The Central Nervous System Feedback System and Blood Pressure
Monday, Dec 10 2007
The brain and circulatory system also make use of important feedback systems that assist in directing which elements of the neuroendocrine, renal, or autonomic nervous systems should be activated (see baroreceptor feedback system in Figure 1.2). Located along portions of the carotid artery and the aorta are several hundred pressure detectors called baroreceptors. These specialized cells operate like ‘stretch’ detectors that respond to alterations in blood pressure in the arteries and send neural signals to the brainstem to inform the brain which component of the autonomic nervous system should fire (Kezdi, 1977). For a properly functioning baroreceptor, increased blood pressure should lead to firing the parasympathetic nervous system and an immediate drop in heart rate. To the contrary, inadequate blood pressure should result in a signal to increase either heart rate or vasoconstriction via the sympathetic nervous system.
There are various elements of the central nervous system involved in this feedback system, including the brainstem, the hypothalamus, and other components of the limbic system. It is known that activation of baroreceptors results in activity in the upper medulla called the nucleus of tractus solitarius, which is a portion of the brain that regulates vagal tone (Lovallo, 1997).
Stimulation of this group of neurons leads to increased parasympathetic activity, and deactivation results in labile blood pressure (DeJong et al., 1977). Blood pressure is also regulated by cortical mechanisms other than those in the brainstem. For example, stimulation of parts of the hypothalamus and other portions of the limbic system has been shown to result in blood pressure responses (Folkow and Van Euler, 1954; Gebber and Klevans, 1972).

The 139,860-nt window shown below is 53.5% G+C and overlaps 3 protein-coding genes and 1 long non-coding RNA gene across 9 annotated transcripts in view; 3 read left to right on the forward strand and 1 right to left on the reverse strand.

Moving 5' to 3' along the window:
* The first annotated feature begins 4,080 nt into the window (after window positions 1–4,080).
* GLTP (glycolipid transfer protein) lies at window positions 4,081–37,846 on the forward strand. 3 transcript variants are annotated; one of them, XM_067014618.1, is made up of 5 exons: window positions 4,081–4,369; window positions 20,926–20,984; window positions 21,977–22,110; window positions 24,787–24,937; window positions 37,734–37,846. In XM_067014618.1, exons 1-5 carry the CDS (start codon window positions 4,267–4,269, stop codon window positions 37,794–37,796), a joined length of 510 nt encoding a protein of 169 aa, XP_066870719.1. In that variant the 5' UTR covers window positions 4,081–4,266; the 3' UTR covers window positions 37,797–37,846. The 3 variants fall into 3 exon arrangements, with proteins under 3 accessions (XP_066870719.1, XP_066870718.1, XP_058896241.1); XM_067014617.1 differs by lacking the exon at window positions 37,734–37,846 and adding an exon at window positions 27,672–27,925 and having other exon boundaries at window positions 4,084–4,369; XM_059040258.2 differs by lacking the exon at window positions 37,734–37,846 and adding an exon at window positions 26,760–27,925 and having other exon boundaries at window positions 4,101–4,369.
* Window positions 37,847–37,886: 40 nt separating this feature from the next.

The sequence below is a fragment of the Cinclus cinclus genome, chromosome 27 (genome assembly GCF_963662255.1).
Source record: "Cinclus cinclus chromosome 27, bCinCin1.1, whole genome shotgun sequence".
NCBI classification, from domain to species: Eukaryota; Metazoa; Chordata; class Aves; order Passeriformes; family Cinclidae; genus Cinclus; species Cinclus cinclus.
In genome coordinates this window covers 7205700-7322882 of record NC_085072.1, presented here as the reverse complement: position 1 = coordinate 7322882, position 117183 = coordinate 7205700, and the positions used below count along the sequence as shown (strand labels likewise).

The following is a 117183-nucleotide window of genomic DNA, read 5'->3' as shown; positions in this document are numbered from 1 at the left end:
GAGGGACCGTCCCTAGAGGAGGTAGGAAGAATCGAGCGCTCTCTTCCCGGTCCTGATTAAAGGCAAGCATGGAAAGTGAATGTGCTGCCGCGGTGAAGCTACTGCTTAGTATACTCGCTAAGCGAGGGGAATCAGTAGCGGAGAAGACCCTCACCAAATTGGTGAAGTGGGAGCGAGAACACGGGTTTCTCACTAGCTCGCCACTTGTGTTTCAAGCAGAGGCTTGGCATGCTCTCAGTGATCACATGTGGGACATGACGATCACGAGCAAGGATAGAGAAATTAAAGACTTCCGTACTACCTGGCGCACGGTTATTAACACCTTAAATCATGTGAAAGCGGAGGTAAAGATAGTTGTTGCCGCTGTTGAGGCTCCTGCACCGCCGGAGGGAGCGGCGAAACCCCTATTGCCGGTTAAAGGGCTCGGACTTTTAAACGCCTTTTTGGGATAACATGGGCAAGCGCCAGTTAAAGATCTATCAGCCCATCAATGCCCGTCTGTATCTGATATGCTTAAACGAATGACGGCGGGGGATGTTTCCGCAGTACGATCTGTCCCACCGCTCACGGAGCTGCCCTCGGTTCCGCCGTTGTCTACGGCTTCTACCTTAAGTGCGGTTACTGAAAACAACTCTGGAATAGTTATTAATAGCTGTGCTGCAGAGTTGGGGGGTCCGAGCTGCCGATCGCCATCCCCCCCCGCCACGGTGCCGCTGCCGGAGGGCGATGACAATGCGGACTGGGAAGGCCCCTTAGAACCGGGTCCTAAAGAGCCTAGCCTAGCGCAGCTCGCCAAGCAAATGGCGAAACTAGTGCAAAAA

Figure 1.2. Major physiological systems involved in the regulation of blood pressure (dotted arrows represent local blood cell autoregulation; solid arrows represent neural influences; dashed arrows represent neuroendocrine influences; SNS = sympathetic nervous system).
In contrast to the relatively few mechanisms influencing water pressure in a hydraulic water-pumping system, it should be evident that a multitude of factors interact with one another to influence blood pressure. Not only do the factors outlined above contribute to an organism’s current blood pressure, but they also influence one another (for example, the hypothalamus affects kidney function via the neuroendocrine system), and these interactive effects further complicate the identification of mechanisms causing a specific elevation in blood pressure. Given the integrated system outlined, it is possible that no single mechanism is responsible for conditions of high blood pressure for every hypertensive patient. Perhaps different physiological mechanisms involved in the regulatory system result in dysfunctions in blood pressure regulation among different patients. Elevated blood pressure, then, may represent the final common pathway that results from a variety of underlying physiological disturbances.
Larkin, K. T., and Zayfert, C.
Published with assistance from the foundation established in memory of Amasa Stone Mather of the Class of 1907, Yale College.
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Last revised: by Dr. Karen Severson, Ph.D.
Provided by Armina Hypertension Association
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